Dairy retail sales soar on pre-pandemic levels

Supermarket sales of all dairy products remain higher than they were pre-pandemic, with an extra 302 million litres of milk bought last year compared to 2019, according to AHDB figures.

According to a new article by AHDB’s retail insight team, all dairy categories in 2021 – including milk, cheese, butter, cream and yoghurt – remained significantly elevated compared to pre-pandemic levels, although none could reach 2020’s record performance during lockdown.

In 2021, cheese volumes increased by 13.2% compared to 2019, with speciality and continental leading the way with 27% more products sold in-store. Cheddar accounted for 49% of the total volumes and was 11% up on 2019.

While butter volumes were down 1.8% on last year, the category enjoyed significant growth compared to pre-pandemic levels, with volumes increasing 16.5%. While spreading remains key, butter has benefitted from more scratch cooking and baking.

Cream experienced the smallest decline on 2020 levels, with retail volumes down just 0.5%, but the most elevated performance compared to 2019 – up 21.3%, with its use in savoury cooking increasing.

Yogurt saw the lowest lockdown boost out of the dairy categories with volumes down 1.6% year-on-year and gains of only 4.3% on 2019. The category suffered from the loss of take-out lunchboxes, as well as a reduction in promotions. However, yogurt drinks, although a much smaller category, has the opportunity for growth.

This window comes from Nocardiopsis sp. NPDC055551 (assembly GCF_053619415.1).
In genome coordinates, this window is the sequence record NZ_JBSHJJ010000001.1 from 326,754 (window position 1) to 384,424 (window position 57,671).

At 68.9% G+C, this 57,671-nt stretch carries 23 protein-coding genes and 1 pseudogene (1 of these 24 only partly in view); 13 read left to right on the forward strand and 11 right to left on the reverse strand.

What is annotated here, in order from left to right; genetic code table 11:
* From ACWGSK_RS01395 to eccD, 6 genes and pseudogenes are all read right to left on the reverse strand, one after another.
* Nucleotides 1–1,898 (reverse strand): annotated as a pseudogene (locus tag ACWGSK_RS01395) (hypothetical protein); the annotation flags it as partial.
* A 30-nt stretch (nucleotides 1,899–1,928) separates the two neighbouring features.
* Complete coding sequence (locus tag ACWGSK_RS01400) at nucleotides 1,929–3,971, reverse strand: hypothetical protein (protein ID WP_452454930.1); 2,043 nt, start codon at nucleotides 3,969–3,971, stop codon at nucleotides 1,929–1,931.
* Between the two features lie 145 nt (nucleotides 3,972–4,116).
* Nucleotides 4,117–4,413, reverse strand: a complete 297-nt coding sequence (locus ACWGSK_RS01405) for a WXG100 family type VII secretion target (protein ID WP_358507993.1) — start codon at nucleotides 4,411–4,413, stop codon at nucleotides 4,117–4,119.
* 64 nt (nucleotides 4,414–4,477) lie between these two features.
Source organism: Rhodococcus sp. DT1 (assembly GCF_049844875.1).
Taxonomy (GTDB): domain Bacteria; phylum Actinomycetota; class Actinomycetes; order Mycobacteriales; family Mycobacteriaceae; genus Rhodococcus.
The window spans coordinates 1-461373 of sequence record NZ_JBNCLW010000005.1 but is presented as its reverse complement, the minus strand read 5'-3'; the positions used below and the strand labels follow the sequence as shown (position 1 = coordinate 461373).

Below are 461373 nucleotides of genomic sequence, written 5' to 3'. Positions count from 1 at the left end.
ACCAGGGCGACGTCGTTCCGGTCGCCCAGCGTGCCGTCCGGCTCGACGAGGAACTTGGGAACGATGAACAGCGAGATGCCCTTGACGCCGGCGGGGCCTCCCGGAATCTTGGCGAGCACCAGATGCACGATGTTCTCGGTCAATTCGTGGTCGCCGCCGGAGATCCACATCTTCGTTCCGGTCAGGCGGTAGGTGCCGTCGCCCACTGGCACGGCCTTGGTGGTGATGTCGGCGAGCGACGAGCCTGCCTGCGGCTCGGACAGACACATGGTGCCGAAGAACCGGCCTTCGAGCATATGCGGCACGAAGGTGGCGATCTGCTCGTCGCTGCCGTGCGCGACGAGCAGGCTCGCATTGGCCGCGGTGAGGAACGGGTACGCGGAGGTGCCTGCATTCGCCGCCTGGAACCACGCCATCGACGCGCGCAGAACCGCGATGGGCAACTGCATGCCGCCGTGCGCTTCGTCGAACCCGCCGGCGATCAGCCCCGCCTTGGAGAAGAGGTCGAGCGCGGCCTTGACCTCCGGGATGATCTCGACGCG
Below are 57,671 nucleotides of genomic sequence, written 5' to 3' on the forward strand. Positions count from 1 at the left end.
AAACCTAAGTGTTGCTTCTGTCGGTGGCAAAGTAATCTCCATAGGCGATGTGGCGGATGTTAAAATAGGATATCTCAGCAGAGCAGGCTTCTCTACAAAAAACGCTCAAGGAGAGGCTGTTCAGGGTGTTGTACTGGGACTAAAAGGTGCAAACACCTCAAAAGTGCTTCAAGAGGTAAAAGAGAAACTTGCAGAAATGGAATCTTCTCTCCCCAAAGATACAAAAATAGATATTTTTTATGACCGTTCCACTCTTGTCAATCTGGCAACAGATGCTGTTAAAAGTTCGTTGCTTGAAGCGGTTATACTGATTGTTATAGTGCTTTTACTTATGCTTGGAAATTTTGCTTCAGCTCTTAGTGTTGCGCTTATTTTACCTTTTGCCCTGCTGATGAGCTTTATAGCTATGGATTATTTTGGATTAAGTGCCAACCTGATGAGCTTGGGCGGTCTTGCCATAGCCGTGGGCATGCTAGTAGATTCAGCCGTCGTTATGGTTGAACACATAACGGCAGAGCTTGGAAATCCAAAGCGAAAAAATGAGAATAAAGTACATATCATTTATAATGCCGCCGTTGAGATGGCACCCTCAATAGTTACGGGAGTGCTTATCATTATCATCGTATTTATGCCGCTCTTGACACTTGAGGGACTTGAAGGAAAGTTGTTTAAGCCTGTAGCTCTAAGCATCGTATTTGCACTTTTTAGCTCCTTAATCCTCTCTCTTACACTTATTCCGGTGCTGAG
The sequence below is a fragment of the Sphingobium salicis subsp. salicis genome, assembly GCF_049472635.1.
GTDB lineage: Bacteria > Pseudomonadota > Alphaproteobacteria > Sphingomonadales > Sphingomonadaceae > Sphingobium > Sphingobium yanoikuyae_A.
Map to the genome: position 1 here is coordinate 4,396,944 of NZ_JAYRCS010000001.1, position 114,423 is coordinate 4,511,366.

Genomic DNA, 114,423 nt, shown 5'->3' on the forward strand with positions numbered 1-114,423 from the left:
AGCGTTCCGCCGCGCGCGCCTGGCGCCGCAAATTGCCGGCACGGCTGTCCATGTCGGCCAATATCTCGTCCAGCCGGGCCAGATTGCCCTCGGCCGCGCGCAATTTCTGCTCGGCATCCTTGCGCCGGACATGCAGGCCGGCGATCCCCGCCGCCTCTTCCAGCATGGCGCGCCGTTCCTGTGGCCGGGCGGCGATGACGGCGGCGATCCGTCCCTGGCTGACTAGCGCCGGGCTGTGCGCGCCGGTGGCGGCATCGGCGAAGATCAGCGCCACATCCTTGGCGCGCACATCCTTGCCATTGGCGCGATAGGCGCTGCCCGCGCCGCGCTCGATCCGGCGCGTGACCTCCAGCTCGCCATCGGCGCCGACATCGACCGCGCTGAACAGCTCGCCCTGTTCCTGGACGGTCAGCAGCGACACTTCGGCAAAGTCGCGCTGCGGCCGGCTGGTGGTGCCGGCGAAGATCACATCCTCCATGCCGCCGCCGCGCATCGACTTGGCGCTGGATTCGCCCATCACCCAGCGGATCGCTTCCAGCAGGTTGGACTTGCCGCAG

AHDB senior retail insight manager Kim Heath said: “With Covid restrictions easing last year and restaurants and cafes opening again, retail sales were unable to retain the record volumes seen at the height of the pandemic.

“However, it’s incredibly encouraging that when you compare all categories to 2019 – a normal year – every dairy product saw retail growth in 2021. Dairy as a whole remains significantly up on 2019, rising 11.3% in value and 6.3% in volume.”

The research shows that milk volumes were up 5.8% on 2019, with semi-skimmed contributing most to the growth. With more people consuming milk at home, larger four-pint bottles, accounted for 46% of growth.

And evening meals such as Italian based cuisine alongside Mexican dishes, helped grow cheese volumes, as well as lunchtime meals including sandwiches, cheese on toast and jacket potatoes. Cream also benefitted from more savoury cooking.

Kim added: “As a staple product, dairy will continue to do well in 2022, despite growth slowing last year as restrictions were eased.

“We can see that people in the UK continue to enjoy dairy, with 77% of consumers saying dairy is a vital part of their everyday food and 99.5% of households shopped for dairy products every month in 2021.”

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